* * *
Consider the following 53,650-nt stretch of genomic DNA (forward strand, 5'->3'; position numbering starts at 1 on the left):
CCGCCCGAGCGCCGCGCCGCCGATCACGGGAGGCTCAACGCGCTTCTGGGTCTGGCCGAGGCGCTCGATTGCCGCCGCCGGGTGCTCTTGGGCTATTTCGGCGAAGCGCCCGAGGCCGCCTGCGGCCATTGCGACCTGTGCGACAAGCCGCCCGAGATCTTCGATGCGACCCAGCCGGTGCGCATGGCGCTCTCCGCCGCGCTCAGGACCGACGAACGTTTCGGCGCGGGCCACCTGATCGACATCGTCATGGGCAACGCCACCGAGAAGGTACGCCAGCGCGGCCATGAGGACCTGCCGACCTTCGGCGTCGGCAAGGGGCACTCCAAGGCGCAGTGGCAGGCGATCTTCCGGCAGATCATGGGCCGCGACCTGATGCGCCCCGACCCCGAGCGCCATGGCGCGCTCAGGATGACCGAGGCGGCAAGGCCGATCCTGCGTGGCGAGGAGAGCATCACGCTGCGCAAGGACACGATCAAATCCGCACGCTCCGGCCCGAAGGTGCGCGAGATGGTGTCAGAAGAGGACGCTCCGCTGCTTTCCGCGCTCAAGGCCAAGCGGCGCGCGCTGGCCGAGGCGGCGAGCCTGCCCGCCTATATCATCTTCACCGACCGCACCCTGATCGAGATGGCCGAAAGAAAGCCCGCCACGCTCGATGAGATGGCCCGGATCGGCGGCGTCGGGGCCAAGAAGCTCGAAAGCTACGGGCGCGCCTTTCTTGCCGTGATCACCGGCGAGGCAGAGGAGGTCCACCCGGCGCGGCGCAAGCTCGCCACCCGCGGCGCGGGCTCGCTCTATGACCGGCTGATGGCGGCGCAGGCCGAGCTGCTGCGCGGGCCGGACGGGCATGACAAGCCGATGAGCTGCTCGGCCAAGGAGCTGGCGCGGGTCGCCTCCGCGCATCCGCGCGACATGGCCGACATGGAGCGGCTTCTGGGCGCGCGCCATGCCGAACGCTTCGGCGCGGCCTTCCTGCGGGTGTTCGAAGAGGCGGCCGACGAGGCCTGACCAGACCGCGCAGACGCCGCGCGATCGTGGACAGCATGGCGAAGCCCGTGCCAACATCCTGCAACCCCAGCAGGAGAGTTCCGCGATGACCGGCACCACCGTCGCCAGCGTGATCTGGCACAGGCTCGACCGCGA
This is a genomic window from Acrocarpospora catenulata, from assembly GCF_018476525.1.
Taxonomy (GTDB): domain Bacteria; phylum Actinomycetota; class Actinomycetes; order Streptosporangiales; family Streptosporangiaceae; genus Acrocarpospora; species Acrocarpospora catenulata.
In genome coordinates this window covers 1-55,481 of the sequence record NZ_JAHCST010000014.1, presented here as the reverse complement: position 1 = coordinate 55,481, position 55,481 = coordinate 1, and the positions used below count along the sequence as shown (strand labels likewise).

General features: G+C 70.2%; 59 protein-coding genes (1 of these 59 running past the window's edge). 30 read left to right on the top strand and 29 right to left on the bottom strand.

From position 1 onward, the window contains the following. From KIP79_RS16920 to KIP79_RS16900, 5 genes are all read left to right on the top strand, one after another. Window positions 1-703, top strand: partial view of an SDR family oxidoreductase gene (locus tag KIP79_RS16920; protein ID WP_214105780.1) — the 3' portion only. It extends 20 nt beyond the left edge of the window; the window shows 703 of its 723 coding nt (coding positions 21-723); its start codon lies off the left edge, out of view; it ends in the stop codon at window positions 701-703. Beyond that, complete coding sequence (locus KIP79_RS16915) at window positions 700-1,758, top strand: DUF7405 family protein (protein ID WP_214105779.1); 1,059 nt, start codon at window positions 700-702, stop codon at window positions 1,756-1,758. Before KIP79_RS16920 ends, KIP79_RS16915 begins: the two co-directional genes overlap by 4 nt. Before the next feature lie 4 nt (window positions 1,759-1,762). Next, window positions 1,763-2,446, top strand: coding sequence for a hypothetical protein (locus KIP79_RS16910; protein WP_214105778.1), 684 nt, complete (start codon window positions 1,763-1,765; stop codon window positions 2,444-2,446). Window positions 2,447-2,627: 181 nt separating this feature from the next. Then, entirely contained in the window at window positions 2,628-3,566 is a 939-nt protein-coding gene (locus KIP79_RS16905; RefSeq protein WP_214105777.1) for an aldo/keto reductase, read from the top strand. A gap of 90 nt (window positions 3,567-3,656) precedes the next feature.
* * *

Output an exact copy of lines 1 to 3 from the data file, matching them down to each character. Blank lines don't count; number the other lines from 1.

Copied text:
Consider the following 53,650-nt stretch of genomic DNA (forward strand, 5'->3'; position numbering starts at 1 on the left):
CCGCCCGAGCGCCGCGCCGCCGATCACGGGAGGCTCAACGCGCTTCTGGGTCTGGCCGAGGCGCTCGATTGCCGCCGCCGGGTGCTCTTGGGCTATTTCGGCGAAGCGCCCGAGGCCGCCTGCGGCCATTGCGACCTGTGCGACAAGCCGCCCGAGATCTTCGATGCGACCCAGCCGGTGCGCATGGCGCTCTCCGCCGCGCTCAGGACCGACGAACGTTTCGGCGCGGGCCACCTGATCGACATCGTCATGGGCAACGCCACCGAGAAGGTACGCCAGCGCGGCCATGAGGACCTGCCGACCTTCGGCGTCGGCAAGGGGCACTCCAAGGCGCAGTGGCAGGCGATCTTCCGGCAGATCATGGGCCGCGACCTGATGCGCCCCGACCCCGAGCGCCATGGCGCGCTCAGGATGACCGAGGCGGCAAGGCCGATCCTGCGTGGCGAGGAGAGCATCACGCTGCGCAAGGACACGATCAAATCCGCACGCTCCGGCCCGAAGGTGCGCGAGATGGTGTCAGAAGAGGACGCTCCGCTGCTTTCCGCGCTCAAGGCCAAGCGGCGCGCGCTGGCCGAGGCGGCGAGCCTGCCCGCCTATATCATCTTCACCGACCGCACCCTGATCGAGATGGCCGAAAGAAAGCCCGCCACGCTCGATGAGATGGCCCGGATCGGCGGCGTCGGGGCCAAGAAGCTCGAAAGCTACGGGCGCGCCTTTCTTGCCGTGATCACCGGCGAGGCAGAGGAGGTCCACCCGGCGCGGCGCAAGCTCGCCACCCGCGGCGCGGGCTCGCTCTATGACCGGCTGATGGCGGCGCAGGCCGAGCTGCTGCGCGGGCCGGACGGGCATGACAAGCCGATGAGCTGCTCGGCCAAGGAGCTGGCGCGGGTCGCCTCCGCGCATCCGCGCGACATGGCCGACATGGAGCGGCTTCTGGGCGCGCGCCATGCCGAACGCTTCGGCGCGGCCTTCCTGCGGGTGTTCGAAGAGGCGGCCGACGAGGCCTGACCAGACCGCGCAGACGCCGCGCGATCGTGGACAGCATGGCGAAGCCCGTGCCAACATCCTGCAACCCCAGCAGGAGAGTTCCGCGATGACCGGCACCACCGTCGCCAGCGTGATCTGGCACAGGCTCGACCGCGA
This is a genomic window from Acrocarpospora catenulata, from assembly GCF_018476525.1.